The Minister for Children and Youth Affairs Dr. James Reilly has today published the General Scheme and Heads of the Adoption (Information and Tracing) Bill. The bill was considered at Cabinet last Wednesday and the government has agreed to refer the bill to the Joint Oireachtas Committee on Health and Children for pre-legislative scrutiny.
The new legislation, which will provide a statutory basis for the provision of information related to adoption, will be both prospective and retrospective. Efforts have been on-going for many years related to the provision of a statutory entitlement to identity information and this new legislation represents a key step forward.
Speaking at the launch Minister Reilly said “Today marks a major breakthrough in dealing with the complex challenge of providing a statutory entitlement to identity information for adopted persons. The Bill will give an adopted person aged 18 years or over, who was adopted prior to commencement of the Bill, a statutory entitlement to the information required to apply for his or her birth certificate, following a request to the Tusla, the Child and Family Agency.
The Minister stated “In drafting the legislation we faced a particular challenge in the attempt to reconcile an adopted person’s request for information about his or her identity with the right to privacy of his or her birth parent.  We recognised that adopted persons are a unique part of this process and the information that they are seeking is about their own identity. A birth certificate is an important piece of identifying information that is shared by an adopted person and his/her birth parents. We are distinguishing it from other identifying information which can be more readily characterised as belonging to one or the other.”
The new proposal includes a contact preference mechanism that will operate alongside a undertaking by adopted persons not to contact his/her birth parents. In addition there will be an offer of guidance and support from Tusla social workers to both adopted persons and birth parents.
There will be an initial period of one year after commencement of the Bill for an awareness campaign, to publicise the provisions of the Bill and to allow birth parents to indicate on the Register if they want “No contact at present” or otherwise, before the adopted person will have a statutory entitlement to their birth certificate under these provisions.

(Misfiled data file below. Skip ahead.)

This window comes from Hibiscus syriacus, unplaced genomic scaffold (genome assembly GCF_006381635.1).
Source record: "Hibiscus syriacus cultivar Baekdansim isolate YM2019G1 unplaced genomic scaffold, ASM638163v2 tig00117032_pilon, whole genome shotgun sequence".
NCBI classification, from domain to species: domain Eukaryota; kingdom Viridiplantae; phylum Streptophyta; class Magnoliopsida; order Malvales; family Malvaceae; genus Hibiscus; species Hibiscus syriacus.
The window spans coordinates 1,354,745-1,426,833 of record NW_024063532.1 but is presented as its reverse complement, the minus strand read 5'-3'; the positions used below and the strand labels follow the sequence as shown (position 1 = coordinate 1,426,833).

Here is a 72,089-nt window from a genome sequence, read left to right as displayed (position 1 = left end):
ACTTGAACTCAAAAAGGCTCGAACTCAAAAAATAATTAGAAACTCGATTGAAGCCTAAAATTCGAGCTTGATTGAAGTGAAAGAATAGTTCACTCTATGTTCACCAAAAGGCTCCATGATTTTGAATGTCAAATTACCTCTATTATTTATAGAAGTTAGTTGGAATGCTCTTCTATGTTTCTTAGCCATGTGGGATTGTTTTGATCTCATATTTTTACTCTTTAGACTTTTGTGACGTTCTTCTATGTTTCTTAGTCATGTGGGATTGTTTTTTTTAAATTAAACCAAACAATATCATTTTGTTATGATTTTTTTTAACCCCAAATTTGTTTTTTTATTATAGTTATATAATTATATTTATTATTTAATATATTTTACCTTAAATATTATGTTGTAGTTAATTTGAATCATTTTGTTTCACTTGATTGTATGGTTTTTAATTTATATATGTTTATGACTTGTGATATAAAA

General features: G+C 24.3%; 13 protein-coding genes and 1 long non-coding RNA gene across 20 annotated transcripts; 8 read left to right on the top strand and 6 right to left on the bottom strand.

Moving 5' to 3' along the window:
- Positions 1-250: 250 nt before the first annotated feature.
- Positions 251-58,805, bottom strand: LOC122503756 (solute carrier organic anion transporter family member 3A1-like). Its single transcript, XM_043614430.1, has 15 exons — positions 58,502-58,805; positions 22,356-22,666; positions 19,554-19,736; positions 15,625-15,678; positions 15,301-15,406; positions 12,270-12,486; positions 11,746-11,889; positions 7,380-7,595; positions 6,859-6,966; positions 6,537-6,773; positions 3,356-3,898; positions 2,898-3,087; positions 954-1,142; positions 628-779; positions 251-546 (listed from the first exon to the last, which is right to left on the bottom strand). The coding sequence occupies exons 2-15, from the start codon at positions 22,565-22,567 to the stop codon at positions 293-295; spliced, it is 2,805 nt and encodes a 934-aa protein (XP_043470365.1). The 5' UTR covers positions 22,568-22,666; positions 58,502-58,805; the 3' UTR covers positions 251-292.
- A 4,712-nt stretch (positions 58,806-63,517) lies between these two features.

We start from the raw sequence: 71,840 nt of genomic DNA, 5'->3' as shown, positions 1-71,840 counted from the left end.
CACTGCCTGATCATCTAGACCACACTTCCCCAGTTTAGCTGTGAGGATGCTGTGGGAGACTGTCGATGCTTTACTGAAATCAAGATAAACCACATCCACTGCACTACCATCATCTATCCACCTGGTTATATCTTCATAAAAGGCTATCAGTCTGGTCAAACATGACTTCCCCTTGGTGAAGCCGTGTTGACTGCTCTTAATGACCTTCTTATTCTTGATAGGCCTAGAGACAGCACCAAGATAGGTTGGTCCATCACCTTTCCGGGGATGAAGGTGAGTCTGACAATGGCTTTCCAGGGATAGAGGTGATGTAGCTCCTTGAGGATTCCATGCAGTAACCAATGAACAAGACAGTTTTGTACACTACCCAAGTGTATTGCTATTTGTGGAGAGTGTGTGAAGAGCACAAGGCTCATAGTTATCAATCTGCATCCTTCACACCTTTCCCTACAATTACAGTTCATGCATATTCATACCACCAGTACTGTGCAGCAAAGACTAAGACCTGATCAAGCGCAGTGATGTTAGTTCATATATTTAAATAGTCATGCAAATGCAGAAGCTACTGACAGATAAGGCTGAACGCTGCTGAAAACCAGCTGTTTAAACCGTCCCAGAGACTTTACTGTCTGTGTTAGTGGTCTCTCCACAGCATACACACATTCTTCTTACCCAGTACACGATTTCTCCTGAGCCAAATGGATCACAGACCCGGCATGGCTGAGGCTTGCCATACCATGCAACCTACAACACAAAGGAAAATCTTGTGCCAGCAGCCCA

The Minister emphasised
“While this Bill is about providing a right to information it is critical that birth parents’ constitutional right to privacy is protected. I believe that by allowing birth parents an opportunity to specify the extent of contact, if any, in addition to the other safeguards to be put in place will ensure that this important right is protected.”
The Bill also provides for a copy of a birth certificate, an adoption order and other information to be provided to an adopted person whose adoption was effected after the commencement of this Bill, following application by that person.  It provides for the sharing of information about a child who was adopted, between birth parents and adoptive parents, where both parties agree. In addition, it provides for information to be given to an adopted person whose adoption is registered in the Register of Intercountry Adoptions.
The Bill provides that persons who were the subject of “informal adoptions” and “wrongful registrations”, and birth parents of these persons, may avail themselves of information and tracing services and be provided with information, where such information is available.

The Bill provides for the establishment of the Adoption Information Register and for the safeguarding of all adoption records to be operated by Tusla, the Child and Family Agency.

The Minister said “I have been working in cooperation with the Attorney General to develop this scheme. The draft Heads now prepared involve a scheme that will greatly improve access to information, including provision of an adopted person’s birth certificate, with appropriate protections and an appeal mechanism to protect the rights of all parties.  The proposals are the result of an intensive effort to identify a means of dealing with the significant legal and practical challenges that arise.”